Gender and the Law Prof Blog

Editor: Tracy A. Thomas
University of Akron School of Law

Wednesday, November 4, 2020

Colorado Passes Paid Family and Medical Leave

Colorado Voters Say Yes to a Paid Family and Medical Leave Act Program

Colorado voters have approved a new paid family and medical leave law. The measure had the support of 57 percent of voters as of 9:30 p.m., with a sizable lead of nearly 400,000 votes.

 

Under Proposition 118, Colorado would require that employers provide 12 weeks of paid time off for childbirth and family emergencies. Eight other states and Washington, D.C., have created similar programs in the last two decades.

 

"I am happy for the workers of Colorado," said State Sen. Faith Winter, a paid leave proponent The new law will ensure that mothers don't have to return to work mere days after giving birth, she said, and that cancer patients can take time to heal.***

 

Labor reformers have been trying to pass a similar law in Colorado since 2014, but it has failed each time in the legislature. This year, after legislative efforts fell apart yet again, advocates instead decided to put the measure on the ballot. It’s the first time that voters in any state have been asked to decide on a paid leave law.

 

The supporting campaign had raised nearly $6.5 million as of mid-October, mostly from the North Fund and the Sixteen Thirty Fund, national liberal nonprofits that don’t disclose their donors.

 

Business interests have fought similar measures in Colorado for years — but they ultimately were outspent by a 10-to-1 ratio, said opposition campaign co-chair Dave Davia. It was difficult to raise money amid a bruising pandemic year and with 10 other statewide ballot measures competing for funding, he said.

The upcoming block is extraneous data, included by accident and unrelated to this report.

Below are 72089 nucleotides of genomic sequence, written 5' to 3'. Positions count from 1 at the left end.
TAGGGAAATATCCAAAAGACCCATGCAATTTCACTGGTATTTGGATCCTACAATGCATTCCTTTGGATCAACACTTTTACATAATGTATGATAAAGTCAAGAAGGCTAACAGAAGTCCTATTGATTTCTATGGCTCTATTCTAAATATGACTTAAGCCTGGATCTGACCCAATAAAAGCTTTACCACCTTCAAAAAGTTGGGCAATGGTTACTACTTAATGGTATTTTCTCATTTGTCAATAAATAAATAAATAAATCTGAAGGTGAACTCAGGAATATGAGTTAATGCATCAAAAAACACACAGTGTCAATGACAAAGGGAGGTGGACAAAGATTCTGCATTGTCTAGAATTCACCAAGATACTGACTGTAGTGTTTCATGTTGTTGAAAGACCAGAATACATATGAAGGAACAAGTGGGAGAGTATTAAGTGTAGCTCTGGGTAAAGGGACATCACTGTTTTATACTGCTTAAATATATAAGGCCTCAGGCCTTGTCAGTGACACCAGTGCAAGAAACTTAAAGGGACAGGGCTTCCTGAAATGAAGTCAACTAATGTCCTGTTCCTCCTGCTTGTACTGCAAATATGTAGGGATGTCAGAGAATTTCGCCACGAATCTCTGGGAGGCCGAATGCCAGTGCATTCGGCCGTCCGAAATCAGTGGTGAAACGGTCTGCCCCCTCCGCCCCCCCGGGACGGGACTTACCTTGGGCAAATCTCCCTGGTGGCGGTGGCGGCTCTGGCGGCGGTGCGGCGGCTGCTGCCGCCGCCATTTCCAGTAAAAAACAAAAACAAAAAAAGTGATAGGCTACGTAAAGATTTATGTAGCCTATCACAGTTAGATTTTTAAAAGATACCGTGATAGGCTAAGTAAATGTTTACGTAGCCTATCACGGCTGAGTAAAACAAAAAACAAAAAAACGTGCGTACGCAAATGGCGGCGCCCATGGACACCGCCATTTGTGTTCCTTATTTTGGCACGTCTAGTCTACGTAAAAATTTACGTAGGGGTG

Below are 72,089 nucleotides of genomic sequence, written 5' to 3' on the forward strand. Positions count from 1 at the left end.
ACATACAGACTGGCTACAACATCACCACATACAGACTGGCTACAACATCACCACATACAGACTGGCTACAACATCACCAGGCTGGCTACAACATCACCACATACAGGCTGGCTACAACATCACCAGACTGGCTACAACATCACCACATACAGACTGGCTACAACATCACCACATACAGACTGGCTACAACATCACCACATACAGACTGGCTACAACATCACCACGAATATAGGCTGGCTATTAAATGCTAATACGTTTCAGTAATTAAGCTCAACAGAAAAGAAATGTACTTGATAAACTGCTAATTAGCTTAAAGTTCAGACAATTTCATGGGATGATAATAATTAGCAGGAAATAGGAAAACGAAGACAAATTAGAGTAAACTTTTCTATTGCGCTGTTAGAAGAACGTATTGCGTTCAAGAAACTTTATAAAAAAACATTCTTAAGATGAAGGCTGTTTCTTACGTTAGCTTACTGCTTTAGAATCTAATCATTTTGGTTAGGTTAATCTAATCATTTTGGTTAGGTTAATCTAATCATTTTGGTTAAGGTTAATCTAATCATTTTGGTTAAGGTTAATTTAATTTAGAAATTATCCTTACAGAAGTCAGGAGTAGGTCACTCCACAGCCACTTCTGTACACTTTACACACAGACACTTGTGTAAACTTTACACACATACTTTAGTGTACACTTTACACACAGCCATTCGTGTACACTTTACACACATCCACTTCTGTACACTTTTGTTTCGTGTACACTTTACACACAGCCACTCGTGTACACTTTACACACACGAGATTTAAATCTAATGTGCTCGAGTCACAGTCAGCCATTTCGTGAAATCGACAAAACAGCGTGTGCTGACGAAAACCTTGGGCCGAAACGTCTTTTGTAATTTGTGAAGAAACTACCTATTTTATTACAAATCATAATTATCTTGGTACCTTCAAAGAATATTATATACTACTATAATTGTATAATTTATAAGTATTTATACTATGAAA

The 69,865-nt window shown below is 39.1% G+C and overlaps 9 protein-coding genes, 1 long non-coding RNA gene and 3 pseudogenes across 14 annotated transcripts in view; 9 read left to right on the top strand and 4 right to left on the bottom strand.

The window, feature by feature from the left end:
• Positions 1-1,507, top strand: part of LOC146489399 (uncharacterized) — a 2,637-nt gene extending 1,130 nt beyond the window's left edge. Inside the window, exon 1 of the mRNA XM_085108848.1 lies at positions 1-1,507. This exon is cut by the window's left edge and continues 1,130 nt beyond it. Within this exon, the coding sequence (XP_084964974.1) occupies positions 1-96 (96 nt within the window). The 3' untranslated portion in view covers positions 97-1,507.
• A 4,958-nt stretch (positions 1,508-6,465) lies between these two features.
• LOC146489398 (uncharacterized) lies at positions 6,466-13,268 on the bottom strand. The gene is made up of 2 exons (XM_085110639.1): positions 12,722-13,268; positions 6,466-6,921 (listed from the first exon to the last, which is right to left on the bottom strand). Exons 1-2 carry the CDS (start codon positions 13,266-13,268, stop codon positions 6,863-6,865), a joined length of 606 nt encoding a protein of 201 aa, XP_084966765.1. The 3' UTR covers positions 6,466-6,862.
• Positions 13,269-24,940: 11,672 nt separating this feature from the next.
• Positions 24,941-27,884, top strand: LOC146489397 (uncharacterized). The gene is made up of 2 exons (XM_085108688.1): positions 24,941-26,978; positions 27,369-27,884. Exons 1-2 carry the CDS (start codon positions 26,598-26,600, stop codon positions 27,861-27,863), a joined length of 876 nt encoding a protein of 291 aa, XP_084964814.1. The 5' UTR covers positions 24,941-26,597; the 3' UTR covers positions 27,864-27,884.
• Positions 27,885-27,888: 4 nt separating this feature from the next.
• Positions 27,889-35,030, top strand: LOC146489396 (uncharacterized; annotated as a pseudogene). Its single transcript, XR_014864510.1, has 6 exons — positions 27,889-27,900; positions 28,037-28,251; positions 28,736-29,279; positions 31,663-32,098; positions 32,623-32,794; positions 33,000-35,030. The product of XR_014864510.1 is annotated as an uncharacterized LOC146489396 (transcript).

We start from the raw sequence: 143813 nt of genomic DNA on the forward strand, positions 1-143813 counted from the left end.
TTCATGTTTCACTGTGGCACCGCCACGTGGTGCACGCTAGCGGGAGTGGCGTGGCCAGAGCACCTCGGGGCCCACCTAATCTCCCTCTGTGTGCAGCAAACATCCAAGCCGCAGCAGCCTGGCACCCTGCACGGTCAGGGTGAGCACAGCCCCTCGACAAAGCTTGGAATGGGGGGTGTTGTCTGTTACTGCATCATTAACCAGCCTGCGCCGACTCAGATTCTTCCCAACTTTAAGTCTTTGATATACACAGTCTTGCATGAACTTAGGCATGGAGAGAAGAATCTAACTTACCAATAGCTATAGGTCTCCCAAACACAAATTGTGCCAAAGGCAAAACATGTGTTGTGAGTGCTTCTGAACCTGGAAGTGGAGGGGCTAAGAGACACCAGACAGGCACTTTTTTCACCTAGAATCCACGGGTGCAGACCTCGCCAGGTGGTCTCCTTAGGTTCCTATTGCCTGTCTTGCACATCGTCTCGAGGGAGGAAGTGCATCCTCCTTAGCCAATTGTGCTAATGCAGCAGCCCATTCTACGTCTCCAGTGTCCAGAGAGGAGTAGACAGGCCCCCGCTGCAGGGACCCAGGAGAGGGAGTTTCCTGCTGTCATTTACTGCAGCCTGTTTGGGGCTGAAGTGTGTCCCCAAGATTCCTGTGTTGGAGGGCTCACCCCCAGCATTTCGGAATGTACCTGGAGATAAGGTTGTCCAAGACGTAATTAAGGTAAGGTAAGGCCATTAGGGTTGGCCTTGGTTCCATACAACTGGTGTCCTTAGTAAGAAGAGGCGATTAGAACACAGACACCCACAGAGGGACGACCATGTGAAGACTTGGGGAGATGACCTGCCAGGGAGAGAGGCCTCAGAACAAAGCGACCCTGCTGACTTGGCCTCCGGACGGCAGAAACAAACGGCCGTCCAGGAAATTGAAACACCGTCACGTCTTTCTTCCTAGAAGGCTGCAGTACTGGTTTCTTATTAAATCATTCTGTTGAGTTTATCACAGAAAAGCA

See Lily, Paid Family Leave Has Never Been on a Ballot--Until this Year

 

As voters cast ballots for national, state and local candidates, they will also be asked to vote on Proposition 118, to create a paid family and medical leave program. If passed, it would be the ninth state, plus D.C., to do so.

 

This is the first time it has been directly on a state ballot. In the past, it has always originated from a state legislature or, in the case of D.C., the city council.

 

If passed, workers in Colorado could expect up to 12 weeks of paid leave, with an additional four weeks for qualifying childbirth or pregnancy complications.***

 

In Colorado, the new measure would include maternity, paternity, medical leave, or time off to care for a family member. The program would work like other social insurance programs with employees and employers contributing to a fund, equivalent to 0.45 percent of an employee’s wages. Employers have the option to pay up to 100 percent of the contributions.

 

Businesses with fewer than 10 employees would not have to contribute, but their employees still receive the time off. The average Colorado worker would contribute less than $4 a week, according to the Fairness Project.

 

The measure has received bipartisan support, including from advocates for small businesses, who say owners don’t want to compete with large corporations for benefits.

https://lawprofessors.typepad.com/gender_law/2020/11/colorado-passes-paid-family-and-medical-leave.html

Family, Legislation, Work/life | Permalink

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